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See, there are few things you should keep in mind while deciding comparative stability of resonance structures: Non-polar structures are more stable than dipolar. Resonance structures with a greater number of covalent bonds are more stable than those with lesser number. Thus, nonpolar structure of buta-1,3-diene is more stable than any other resonating ...

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About the molecule that you remember cited in your textbook, there's a study in ref.1. According to these authors: The delocalization of the C1-C2 and Cl-C3 electrons of spiro[2.4]hepta-4,6-diene (1a) and partial rehybridization at C1, C2, and C3 result in a contributing structure which is perhaps best represented as a $\pi$ complex (lb) of ...

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As you can see in this structure 3 equivalent resonance structures are possible by simple conjugation between negative charge and the π bond. Hence being covalent is not a condition for possible resonance even compounds with some ionic character can show resonance besides all compounds have some ionic and covalent nature both present. In the other options ...

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Deprotonation creates a negative charge on the phenolic oxygen. The better you can stabilise this charge, the more favored this process is going to be. You are right in saying that the charge can be stabilised by delocalisation in the aromatic ring. However, the electrons of the methoxy oxygen can also be delocalised in the ring (to a much lesser extend, of ...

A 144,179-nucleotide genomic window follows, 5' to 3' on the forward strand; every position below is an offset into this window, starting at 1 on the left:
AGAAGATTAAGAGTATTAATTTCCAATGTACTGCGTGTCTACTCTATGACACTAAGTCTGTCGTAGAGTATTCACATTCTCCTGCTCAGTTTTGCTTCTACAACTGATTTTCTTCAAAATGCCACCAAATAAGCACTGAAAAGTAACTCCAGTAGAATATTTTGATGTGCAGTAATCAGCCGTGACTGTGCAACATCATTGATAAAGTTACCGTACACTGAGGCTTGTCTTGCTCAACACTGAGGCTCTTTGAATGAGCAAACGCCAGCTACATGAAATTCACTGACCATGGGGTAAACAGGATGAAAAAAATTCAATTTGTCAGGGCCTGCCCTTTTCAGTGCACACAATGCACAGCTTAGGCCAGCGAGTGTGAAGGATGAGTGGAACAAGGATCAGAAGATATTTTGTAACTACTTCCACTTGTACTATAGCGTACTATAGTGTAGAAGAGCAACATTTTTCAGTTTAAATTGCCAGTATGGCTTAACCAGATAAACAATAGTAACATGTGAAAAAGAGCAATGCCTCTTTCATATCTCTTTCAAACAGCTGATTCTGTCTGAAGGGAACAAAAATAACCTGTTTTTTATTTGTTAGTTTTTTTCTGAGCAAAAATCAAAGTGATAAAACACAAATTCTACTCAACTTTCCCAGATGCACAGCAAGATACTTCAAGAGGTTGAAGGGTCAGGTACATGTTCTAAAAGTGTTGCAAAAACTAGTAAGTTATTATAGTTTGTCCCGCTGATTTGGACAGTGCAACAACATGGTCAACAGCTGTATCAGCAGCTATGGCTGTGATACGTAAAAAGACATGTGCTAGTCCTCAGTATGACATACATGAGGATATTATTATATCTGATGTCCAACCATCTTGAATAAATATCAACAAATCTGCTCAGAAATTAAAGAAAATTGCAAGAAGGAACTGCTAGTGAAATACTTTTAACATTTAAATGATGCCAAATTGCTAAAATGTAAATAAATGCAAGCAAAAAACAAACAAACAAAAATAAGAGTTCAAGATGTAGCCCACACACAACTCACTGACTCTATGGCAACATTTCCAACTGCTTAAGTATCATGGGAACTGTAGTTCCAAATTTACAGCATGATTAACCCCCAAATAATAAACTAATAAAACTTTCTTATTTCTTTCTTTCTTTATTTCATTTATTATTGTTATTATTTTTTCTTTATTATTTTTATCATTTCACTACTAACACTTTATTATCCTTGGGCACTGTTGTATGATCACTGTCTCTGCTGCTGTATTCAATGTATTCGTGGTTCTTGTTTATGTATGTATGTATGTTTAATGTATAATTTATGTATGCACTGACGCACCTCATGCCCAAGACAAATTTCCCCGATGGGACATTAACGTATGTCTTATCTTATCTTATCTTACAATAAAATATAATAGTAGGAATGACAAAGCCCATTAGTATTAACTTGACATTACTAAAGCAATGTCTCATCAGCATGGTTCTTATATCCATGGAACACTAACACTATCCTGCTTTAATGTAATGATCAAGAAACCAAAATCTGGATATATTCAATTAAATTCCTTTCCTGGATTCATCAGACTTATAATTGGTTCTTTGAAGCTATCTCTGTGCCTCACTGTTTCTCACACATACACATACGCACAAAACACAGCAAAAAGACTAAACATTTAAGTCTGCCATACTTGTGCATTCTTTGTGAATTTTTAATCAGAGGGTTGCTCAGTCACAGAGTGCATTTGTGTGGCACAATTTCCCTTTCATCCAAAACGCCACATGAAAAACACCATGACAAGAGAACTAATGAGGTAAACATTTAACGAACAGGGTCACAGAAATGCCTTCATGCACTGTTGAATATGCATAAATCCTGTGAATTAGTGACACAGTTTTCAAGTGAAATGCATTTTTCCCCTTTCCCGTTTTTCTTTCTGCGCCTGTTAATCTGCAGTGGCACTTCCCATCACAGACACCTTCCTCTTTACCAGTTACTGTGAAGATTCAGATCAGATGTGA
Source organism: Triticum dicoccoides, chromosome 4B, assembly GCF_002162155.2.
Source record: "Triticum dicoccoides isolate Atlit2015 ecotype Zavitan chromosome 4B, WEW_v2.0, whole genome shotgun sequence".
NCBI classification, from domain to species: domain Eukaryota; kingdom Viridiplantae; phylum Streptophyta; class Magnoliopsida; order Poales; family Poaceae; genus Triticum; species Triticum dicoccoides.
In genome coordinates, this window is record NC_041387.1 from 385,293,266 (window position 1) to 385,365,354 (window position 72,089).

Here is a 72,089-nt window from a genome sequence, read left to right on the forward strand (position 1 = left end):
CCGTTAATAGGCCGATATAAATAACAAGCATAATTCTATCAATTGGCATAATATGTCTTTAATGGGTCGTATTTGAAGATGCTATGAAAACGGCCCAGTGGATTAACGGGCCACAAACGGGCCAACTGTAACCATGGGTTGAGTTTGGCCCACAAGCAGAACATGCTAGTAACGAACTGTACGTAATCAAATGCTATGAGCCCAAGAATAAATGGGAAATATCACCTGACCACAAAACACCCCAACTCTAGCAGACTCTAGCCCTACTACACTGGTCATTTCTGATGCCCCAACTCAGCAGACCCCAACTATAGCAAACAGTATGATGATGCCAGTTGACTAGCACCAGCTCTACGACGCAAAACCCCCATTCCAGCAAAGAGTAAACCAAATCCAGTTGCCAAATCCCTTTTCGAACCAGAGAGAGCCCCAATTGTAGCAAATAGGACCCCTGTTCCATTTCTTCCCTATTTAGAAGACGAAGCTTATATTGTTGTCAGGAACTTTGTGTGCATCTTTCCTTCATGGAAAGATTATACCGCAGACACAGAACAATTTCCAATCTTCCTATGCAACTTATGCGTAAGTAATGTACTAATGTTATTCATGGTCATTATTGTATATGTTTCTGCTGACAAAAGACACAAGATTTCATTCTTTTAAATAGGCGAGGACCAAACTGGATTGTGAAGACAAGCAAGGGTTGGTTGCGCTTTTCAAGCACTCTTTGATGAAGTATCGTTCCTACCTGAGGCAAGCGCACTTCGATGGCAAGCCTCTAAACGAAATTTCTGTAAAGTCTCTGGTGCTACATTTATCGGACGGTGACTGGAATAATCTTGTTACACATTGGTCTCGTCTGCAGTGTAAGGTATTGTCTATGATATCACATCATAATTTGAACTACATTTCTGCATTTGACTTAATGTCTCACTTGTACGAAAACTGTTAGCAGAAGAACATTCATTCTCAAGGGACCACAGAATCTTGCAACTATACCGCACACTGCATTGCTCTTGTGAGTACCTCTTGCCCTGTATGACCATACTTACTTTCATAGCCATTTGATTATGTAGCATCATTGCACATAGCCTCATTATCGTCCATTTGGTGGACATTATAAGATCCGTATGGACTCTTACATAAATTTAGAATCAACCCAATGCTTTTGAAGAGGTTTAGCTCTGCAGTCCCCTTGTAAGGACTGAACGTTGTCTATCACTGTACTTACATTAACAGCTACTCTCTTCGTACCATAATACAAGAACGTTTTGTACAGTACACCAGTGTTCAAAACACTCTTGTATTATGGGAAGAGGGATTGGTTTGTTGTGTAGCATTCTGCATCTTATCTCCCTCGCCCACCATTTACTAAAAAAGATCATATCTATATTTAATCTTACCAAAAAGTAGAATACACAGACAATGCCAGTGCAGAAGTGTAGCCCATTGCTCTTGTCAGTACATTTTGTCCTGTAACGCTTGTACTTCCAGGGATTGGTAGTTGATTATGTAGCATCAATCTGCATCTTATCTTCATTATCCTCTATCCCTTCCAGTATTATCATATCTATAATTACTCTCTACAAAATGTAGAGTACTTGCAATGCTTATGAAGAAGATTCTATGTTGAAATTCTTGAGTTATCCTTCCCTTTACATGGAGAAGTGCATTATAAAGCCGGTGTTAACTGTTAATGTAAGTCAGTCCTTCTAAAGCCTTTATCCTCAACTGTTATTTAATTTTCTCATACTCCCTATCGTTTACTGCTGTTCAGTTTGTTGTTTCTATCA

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I wanted to add a perspective to this since this can be a contentious issue, and I would still say knowing whether a nitrogen is $sp^2$ or $sp^3$ hybridized is not straightforward. I was originally hoping to add this under this question specifically about aniline, but that question is now closed and marked as duplicate, with a link to this question. In a ...

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